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January 20th, 2012 By Amy Harris | Music | Posted In: Live Music, Interview

Q&A with Singer/Comedian Tim Wilson

Country music and comedy crossover star Tim Wilson appears Jan. 21 at the Taft Theatre

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0_timwilsonTim Wilson (Photo: prweb.com)

Tim Wilson is a comedian and singer/songwriter who represents Southern culture and lifestyle with his songs and stand-up. He is often featured on national telecasts of the syndicated radio shows The Bob and Tom Show and the John Boy and Billy Morning Show and Wilson has also been appeared on many of the late-night talk shows. With a dozen comedy albums featuring his original songs, Wilson has found crossover success on  both the comedy and Country music charts.

CityBeat caught up with Wilson by phone to preview his appearance in Cincinnati and discuss southern roots in comedy and the assimilation of music into his comedy. Catch him performing live Saturday night at the Taft Theatre with Patti Vasquez (ticket info here).

CityBeat: Tell us about your comedy style.

Tim Wilson: Well, I am kind of an in-betweener. I am a comedian and I write warped comedy songs. That is how I describe it and what I call them.

CB: I have been listening to some of your music this week. What is your process to write new material and who do you test it out on?

TW: Usually songs hit me when I am out driving. When you go between Cincinnati and Nashville, it gets a little boring driving and songs kind of come out of the air a little bit. There is a frequency somewhere that sends you songs. Stand-up routines, I usually watch TV and yell at the TV and something pops out and I take that on stage with me. As far as songs go, I usually try them out on crowds. I get a song idea and take it on stage and put it between two that work and try it out and see if it gets a laugh. If it does, I keep working on it. If it doesn’t I go to something else.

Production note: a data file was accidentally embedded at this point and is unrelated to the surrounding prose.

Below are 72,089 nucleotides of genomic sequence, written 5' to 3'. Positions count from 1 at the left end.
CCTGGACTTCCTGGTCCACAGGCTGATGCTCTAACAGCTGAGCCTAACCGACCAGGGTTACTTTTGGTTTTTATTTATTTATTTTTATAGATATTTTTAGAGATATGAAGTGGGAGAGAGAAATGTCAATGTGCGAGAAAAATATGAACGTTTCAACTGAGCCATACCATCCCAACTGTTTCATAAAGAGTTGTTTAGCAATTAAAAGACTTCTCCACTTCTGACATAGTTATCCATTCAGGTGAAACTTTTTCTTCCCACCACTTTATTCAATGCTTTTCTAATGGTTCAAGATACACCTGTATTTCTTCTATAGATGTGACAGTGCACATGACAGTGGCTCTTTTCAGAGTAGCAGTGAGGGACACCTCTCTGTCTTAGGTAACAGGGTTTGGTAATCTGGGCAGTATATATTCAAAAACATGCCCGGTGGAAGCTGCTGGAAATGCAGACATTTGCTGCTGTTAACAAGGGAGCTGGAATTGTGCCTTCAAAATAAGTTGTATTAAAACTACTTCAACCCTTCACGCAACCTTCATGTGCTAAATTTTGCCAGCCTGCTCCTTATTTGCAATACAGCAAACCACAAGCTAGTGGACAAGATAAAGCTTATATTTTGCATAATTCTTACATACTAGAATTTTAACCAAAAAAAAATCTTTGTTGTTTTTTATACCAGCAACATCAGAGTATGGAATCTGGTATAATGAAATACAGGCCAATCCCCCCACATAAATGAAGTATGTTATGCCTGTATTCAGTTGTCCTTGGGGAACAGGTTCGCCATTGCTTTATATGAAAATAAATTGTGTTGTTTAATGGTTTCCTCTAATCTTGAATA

CB: I was laughing at some of your stuff as I researched it. I live in Cincinnati but I am from Tennessee as well. I was home at Christmastime and with just my family and I think there is enough material to write comedy. This is true at almost any family gathering in the South.

TW: All families are full of material.

CB: I have found that even when you think someone’s family is normal, once you dig deeper, there are always crazy things.

TW: Yeah, that is true. I have a routine called “The Family Reunion.” It talks about aunts that say crazy things.That’s why I always tell everybody I know what Southerners are going to say before they are going to say it because I have been to so many family reunions. (In Southern Aunt voice) “Y’all get in here and eat some of these fried taters before they get away. Does anybody want any cake?” I have been to plenty of family reunions.

CB: What is the worst heckling experience you have ever had?

TW: I was arrested in Nashville one time for helping a heckler out of a club. That taught me a big lesson — never, ever leave the stage, ever. You duct tape yourself to the microphone stand if you have to, don’t ever leave. That one pretty much cured me. Hecklers are somebody trying to sabotage your show and that’s what I sort of got in Nashville about five years ago. I don’t really get a lot of hecklers. I get a lot of overly-enthusiastic types who want to help you.